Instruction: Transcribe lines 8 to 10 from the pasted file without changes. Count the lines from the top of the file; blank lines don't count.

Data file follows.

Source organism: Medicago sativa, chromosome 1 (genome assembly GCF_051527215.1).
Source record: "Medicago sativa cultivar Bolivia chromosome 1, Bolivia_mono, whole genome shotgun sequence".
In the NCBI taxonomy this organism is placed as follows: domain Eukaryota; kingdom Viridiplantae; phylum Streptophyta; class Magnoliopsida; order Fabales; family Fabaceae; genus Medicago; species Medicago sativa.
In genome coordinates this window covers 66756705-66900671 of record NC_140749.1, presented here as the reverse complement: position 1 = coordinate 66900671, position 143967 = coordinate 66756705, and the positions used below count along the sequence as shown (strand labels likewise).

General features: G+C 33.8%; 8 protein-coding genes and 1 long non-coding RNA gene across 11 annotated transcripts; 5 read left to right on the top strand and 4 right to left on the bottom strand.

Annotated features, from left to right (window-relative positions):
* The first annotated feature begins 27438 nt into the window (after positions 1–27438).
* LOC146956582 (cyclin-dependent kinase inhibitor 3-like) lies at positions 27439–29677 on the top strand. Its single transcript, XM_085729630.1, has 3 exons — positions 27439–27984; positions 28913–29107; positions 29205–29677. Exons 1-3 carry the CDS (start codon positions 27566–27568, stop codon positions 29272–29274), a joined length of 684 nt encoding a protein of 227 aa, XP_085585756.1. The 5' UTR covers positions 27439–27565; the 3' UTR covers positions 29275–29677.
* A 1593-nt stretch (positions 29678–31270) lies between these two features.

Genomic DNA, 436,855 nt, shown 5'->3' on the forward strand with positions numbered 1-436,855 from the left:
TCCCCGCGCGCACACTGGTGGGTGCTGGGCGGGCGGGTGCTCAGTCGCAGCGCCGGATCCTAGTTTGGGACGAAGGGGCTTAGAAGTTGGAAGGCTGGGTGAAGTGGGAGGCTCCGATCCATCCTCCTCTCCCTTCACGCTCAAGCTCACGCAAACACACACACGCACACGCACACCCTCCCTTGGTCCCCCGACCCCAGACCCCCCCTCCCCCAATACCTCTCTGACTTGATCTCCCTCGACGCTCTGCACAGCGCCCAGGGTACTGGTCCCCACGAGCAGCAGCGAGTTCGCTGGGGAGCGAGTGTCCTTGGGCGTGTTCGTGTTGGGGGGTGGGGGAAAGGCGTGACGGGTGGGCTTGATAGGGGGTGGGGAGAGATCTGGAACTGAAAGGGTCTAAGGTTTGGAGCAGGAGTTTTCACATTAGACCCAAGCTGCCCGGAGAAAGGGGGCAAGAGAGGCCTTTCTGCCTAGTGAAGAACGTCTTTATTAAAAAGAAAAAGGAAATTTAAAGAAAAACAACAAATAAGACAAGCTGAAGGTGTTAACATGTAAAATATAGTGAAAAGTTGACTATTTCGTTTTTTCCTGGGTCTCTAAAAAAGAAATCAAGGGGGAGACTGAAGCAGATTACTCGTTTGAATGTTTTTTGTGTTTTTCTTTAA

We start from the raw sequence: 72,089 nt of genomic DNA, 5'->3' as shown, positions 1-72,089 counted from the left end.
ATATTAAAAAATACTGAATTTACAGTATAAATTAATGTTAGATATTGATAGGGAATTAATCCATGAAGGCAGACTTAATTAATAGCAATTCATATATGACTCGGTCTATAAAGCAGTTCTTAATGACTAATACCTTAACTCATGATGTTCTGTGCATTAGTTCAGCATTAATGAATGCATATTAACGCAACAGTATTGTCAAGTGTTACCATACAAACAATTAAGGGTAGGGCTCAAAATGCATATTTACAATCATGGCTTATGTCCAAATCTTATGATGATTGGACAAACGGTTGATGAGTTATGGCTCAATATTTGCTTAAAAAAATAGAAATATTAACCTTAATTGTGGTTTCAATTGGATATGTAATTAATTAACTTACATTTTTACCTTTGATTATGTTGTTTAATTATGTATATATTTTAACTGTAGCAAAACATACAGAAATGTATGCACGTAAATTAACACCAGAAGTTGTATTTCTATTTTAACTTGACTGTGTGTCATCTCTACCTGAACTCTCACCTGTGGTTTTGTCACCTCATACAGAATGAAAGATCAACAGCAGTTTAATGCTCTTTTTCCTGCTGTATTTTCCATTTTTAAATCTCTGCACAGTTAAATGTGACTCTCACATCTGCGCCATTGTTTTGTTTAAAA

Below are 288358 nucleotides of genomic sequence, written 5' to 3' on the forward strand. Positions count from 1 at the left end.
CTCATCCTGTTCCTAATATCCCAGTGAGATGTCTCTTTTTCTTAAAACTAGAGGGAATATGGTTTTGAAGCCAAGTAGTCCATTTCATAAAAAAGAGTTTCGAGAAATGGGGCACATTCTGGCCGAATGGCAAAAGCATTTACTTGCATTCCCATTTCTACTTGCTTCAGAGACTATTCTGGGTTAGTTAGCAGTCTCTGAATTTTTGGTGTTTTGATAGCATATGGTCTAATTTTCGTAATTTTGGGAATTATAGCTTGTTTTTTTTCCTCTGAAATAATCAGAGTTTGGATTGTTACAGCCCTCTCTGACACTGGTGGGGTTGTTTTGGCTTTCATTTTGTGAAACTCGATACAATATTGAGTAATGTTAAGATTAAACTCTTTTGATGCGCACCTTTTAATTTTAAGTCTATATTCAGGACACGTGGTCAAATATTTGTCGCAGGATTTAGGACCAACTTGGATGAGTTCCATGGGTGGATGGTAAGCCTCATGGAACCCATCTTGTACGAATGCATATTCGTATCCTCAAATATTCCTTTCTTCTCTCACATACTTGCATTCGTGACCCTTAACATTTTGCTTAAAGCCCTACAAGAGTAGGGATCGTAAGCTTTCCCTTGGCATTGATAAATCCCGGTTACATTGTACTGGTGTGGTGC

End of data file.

* LOC146956582 (cyclin-dependent kinase inhibitor 3-like) lies at positions 27439–29677 on the top strand. Its single transcript, XM_085729630.1, has 3 exons — positions 27439–27984; positions 28913–29107; positions 29205–29677. Exons 1-3 carry the CDS (start codon positions 27566–27568, stop codon positions 29272–29274), a joined length of 684 nt encoding a protein of 227 aa, XP_085585756.1. The 5' UTR covers positions 27439–27565; the 3' UTR covers positions 29275–29677.
* A 1593-nt stretch (positions 29678–31270) lies between these two features.

Genomic DNA, 436,855 nt, shown 5'->3' on the forward strand with positions numbered 1-436,855 from the left: